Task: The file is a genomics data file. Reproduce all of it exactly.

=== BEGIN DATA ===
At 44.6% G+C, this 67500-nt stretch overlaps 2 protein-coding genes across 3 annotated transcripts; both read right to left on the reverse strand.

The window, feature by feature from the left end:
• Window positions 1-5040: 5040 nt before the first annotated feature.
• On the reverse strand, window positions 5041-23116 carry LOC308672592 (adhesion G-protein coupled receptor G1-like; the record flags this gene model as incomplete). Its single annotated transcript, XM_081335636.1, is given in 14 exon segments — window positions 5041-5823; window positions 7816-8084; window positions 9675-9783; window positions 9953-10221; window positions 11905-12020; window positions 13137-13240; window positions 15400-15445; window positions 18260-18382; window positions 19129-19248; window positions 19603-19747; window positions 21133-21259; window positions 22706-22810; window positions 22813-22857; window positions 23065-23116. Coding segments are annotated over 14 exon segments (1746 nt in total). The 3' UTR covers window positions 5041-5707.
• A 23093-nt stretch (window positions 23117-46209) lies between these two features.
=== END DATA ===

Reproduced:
At 44.6% G+C, this 67500-nt stretch overlaps 2 protein-coding genes across 3 annotated transcripts; both read right to left on the reverse strand.

The window, feature by feature from the left end:
• Window positions 1-5040: 5040 nt before the first annotated feature.
• On the reverse strand, window positions 5041-23116 carry LOC308672592 (adhesion G-protein coupled receptor G1-like; the record flags this gene model as incomplete). Its single annotated transcript, XM_081335636.1, is given in 14 exon segments — window positions 5041-5823; window positions 7816-8084; window positions 9675-9783; window positions 9953-10221; window positions 11905-12020; window positions 13137-13240; window positions 15400-15445; window positions 18260-18382; window positions 19129-19248; window positions 19603-19747; window positions 21133-21259; window positions 22706-22810; window positions 22813-22857; window positions 23065-23116. Coding segments are annotated over 14 exon segments (1746 nt in total). The 3' UTR covers window positions 5041-5707.
• A 23093-nt stretch (window positions 23117-46209) lies between these two features.